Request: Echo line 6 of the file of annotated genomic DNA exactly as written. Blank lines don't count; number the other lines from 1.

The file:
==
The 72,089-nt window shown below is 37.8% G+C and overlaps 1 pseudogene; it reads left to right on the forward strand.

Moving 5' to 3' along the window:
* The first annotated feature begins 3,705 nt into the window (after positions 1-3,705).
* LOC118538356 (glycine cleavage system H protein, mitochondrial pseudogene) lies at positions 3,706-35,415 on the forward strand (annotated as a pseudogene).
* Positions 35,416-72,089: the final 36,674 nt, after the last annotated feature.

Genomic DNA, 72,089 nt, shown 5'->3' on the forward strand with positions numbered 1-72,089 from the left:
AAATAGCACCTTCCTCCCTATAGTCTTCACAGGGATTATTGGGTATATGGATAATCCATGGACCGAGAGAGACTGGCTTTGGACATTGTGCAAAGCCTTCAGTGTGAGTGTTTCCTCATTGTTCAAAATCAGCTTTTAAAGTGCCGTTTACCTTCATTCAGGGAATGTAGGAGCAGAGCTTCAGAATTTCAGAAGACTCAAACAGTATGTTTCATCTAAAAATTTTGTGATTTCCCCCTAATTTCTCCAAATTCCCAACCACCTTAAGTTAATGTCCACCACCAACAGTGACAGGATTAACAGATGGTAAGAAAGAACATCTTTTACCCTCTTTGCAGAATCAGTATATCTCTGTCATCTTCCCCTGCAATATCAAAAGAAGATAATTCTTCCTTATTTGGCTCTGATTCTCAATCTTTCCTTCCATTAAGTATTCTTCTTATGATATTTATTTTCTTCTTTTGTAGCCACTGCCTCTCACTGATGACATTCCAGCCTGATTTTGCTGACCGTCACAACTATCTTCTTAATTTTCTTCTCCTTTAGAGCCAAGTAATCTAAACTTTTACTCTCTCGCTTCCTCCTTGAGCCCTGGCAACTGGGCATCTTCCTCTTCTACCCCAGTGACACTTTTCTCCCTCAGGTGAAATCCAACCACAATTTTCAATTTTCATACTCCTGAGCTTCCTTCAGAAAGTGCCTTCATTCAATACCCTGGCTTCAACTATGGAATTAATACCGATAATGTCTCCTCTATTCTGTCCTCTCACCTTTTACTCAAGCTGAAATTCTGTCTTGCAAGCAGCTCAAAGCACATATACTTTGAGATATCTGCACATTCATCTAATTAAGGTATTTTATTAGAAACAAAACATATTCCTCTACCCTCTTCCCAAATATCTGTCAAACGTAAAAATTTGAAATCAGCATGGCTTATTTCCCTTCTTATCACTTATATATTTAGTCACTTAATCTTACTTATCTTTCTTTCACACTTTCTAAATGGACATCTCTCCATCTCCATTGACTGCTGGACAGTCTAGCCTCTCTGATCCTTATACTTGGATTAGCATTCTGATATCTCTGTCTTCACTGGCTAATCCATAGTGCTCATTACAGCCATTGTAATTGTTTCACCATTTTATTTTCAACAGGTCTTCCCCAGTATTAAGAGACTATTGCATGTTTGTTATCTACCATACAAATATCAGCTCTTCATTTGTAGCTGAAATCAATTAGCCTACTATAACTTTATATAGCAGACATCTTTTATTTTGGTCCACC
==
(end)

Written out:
Genomic DNA, 72,089 nt, shown 5'->3' on the forward strand with positions numbered 1-72,089 from the left: